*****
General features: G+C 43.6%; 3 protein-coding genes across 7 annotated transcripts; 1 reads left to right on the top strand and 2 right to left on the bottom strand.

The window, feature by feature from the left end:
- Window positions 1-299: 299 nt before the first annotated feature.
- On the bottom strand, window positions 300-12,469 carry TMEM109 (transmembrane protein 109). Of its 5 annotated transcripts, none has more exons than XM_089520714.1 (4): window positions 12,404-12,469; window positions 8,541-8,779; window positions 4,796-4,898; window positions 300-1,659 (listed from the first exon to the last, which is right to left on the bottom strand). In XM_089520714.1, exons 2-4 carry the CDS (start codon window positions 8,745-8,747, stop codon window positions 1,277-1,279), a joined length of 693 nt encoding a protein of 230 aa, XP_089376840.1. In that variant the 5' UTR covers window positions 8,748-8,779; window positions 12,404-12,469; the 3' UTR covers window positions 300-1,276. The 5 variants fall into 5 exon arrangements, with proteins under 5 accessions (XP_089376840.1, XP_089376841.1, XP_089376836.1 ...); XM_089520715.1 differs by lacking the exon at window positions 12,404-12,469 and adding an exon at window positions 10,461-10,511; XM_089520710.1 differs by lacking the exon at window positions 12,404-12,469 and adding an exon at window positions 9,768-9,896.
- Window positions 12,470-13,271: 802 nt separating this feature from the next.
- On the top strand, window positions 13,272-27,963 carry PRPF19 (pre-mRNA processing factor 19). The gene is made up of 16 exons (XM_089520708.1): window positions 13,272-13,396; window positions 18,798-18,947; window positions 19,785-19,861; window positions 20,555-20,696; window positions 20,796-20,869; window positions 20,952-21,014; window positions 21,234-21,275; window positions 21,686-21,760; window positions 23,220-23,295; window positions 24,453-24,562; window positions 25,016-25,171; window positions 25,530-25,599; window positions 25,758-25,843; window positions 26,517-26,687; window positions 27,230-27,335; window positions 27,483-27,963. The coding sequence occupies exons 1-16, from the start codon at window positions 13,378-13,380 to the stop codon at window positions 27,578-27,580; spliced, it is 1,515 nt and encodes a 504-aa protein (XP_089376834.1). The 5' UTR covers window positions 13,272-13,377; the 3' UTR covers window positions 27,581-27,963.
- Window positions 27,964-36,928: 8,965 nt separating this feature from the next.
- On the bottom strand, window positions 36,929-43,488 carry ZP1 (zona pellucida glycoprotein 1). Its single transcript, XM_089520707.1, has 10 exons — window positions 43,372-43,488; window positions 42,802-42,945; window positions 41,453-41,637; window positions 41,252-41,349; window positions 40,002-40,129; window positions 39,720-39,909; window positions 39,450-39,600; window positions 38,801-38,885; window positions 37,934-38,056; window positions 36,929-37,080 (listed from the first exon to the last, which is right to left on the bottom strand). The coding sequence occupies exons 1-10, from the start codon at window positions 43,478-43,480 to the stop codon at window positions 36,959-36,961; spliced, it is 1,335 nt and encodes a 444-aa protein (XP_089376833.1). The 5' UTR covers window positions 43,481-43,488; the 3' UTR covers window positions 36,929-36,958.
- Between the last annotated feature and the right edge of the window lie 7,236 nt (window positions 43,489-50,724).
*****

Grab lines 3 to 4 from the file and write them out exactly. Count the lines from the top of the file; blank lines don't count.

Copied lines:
- Window positions 1-299: 299 nt before the first annotated feature.
- On the bottom strand, window positions 300-12,469 carry TMEM109 (transmembrane protein 109). Of its 5 annotated transcripts, none has more exons than XM_089520714.1 (4): window positions 12,404-12,469; window positions 8,541-8,779; window positions 4,796-4,898; window positions 300-1,659 (listed from the first exon to the last, which is right to left on the bottom strand). In XM_089520714.1, exons 2-4 carry the CDS (start codon window positions 8,745-8,747, stop codon window positions 1,277-1,279), a joined length of 693 nt encoding a protein of 230 aa, XP_089376840.1. In that variant the 5' UTR covers window positions 8,748-8,779; window positions 12,404-12,469; the 3' UTR covers window positions 300-1,276. The 5 variants fall into 5 exon arrangements, with proteins under 5 accessions (XP_089376840.1, XP_089376841.1, XP_089376836.1 ...); XM_089520715.1 differs by lacking the exon at window positions 12,404-12,469 and adding an exon at window positions 10,461-10,511; XM_089520710.1 differs by lacking the exon at window positions 12,404-12,469 and adding an exon at window positions 9,768-9,896.